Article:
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"Murphy was an optimist!"

BBC explains why people vote against their own interests January 30, 2010 9:40 am

Posted by Doug McCaughan in : Politics, Touchy Subjects, United States
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The BBC has delivered some excellent commentary on what we are living in American politics. These quotes hit the nail on the head:

[Thomas Frank] believes that the voters’ preference for emotional engagement over reasonable argument has allowed the Republican Party to blind them to their own real interests.

Right-wing politics has become a vehicle for channelling this popular anger against intellectual snobs. The result is that many of America’s poorest citizens have a deep emotional attachment to a party that serves the interests of its richest.

[Source, BBC, Why do people often vote against their own interests?]

…whatever disadvantaged Americans think they are voting for, they get something quite different:
"You vote to strike a blow against elitism and you receive a social order in which wealth is more concentrated than ever before in our life times, workers have been stripped of power, and CEOs are rewarded in a manner that is beyond imagining." [Source, BBC, Why do people often vote against their own interests?]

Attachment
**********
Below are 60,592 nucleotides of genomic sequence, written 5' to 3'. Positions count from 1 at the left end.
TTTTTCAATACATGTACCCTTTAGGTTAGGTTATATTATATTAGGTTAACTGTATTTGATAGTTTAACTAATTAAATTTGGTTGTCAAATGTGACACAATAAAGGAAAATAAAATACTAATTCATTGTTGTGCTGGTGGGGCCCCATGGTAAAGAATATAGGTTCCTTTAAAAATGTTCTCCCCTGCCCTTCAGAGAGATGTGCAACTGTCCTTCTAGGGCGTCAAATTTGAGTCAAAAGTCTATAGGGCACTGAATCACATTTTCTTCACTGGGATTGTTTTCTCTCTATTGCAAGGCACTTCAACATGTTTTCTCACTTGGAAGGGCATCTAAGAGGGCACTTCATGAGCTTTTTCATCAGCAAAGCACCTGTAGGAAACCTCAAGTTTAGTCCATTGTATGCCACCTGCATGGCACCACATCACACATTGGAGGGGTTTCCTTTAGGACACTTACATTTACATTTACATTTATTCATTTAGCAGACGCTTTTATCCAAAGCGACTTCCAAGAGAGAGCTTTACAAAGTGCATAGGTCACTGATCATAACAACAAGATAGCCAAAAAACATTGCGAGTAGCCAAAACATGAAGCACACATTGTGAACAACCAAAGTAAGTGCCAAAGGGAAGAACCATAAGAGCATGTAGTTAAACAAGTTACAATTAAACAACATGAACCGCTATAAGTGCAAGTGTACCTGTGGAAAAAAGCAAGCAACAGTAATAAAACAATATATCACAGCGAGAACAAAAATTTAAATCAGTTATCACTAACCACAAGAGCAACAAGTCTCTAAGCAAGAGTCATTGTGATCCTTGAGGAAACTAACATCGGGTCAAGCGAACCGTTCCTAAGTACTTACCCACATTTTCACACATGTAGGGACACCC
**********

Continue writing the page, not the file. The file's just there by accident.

And here’s my favorite. One for the history books:

"It’s like a French Revolution in reverse in which the workers come pouring down the street screaming more power to the aristocracy." [Source, BBC, Why do people often vote against their own interests?]

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1. Rich Hailey - January 30, 2010

Wow. Talk about an ideological blind spot!

Demographically the poor overwhelmingly vote Democrat, so while the diagnosis is correct, the doctor is treating the wrong patient.

Do you think when you read this stuff, or just take it in blindly?

Look at any voter map. The bluest areas are also the poorest areas, but you see Republican voters there.

Doug, you’re smarter than that.

A truer analysis of the typical conservative voter is that we often vote against our own selfish interests, i.e. “free healthcare” in order to preserve the good of the nation as a whole, i.e. not going bankrupt. The ability to put the nation’s best interests ahead of our own is the mark of a true citizen and patriot. I’d love to have all my basic needs met whether I earned it or not, but that path leads to financial and moral bankruptcy.


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